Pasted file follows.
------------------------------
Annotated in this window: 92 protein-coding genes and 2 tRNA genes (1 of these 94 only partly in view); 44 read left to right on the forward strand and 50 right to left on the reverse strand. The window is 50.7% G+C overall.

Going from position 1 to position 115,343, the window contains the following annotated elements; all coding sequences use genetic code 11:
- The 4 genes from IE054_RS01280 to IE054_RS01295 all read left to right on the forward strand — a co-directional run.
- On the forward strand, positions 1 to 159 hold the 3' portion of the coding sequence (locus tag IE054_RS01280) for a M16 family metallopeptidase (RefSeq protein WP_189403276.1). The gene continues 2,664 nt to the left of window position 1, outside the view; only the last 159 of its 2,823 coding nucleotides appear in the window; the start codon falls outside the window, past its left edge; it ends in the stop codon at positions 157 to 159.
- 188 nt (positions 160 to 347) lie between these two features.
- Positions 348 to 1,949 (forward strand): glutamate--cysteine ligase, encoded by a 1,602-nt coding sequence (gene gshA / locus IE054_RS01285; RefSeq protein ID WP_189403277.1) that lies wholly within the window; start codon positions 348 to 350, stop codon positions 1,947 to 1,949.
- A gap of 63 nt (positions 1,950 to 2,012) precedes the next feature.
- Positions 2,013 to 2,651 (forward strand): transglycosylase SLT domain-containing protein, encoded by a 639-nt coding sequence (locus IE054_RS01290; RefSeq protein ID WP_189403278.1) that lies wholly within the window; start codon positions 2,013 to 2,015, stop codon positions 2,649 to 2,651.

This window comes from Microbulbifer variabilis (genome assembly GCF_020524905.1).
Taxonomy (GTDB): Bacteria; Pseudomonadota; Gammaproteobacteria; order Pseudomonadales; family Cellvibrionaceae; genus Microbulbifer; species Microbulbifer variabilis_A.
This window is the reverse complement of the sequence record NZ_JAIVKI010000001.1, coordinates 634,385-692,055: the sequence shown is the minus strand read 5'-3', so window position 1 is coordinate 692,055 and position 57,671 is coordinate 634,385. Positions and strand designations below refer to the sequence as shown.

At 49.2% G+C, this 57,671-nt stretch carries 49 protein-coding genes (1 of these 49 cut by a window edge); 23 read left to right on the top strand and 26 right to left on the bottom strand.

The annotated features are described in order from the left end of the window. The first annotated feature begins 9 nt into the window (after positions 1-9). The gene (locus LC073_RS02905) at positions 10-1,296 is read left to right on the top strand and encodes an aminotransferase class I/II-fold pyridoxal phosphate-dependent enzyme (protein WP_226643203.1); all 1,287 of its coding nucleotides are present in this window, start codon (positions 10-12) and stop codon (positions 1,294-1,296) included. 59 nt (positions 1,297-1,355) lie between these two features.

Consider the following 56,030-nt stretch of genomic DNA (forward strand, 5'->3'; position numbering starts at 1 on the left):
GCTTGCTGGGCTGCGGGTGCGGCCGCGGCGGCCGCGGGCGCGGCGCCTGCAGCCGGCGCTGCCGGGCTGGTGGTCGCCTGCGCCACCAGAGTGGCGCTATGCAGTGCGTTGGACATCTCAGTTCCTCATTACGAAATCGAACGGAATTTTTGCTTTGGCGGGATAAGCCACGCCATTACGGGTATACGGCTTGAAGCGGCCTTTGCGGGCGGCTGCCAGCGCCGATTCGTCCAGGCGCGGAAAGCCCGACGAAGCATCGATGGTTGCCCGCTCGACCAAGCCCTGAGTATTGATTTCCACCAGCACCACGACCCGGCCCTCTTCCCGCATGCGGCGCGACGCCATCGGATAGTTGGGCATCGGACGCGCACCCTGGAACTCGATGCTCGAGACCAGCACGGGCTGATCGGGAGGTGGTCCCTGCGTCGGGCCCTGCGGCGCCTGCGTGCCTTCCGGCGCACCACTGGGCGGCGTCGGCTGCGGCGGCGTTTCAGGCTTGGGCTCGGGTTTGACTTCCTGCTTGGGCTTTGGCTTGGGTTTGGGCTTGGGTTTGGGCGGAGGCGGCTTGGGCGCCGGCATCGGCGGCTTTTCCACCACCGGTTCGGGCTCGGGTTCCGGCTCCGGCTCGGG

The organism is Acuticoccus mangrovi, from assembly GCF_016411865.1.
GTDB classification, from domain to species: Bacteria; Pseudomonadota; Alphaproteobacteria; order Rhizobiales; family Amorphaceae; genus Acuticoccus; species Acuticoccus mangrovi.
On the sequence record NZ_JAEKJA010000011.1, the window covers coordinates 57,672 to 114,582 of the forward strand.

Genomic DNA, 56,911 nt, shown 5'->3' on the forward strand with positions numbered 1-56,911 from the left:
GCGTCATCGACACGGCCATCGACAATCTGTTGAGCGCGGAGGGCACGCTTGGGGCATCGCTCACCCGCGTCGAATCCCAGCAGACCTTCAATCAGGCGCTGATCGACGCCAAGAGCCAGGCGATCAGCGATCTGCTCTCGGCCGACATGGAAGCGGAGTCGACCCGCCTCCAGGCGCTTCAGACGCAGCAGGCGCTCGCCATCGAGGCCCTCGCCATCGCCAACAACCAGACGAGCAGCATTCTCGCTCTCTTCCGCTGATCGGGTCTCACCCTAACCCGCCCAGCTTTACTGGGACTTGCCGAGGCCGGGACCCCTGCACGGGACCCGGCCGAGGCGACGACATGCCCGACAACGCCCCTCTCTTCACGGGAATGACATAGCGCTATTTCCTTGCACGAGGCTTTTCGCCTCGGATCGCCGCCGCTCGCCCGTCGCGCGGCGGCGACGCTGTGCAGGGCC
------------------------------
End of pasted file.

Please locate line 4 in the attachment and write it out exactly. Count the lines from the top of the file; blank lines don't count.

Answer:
- On the forward strand, positions 1 to 159 hold the 3' portion of the coding sequence (locus tag IE054_RS01280) for a M16 family metallopeptidase (RefSeq protein WP_189403276.1). The gene continues 2,664 nt to the left of window position 1, outside the view; only the last 159 of its 2,823 coding nucleotides appear in the window; the start codon falls outside the window, past its left edge; it ends in the stop codon at positions 157 to 159.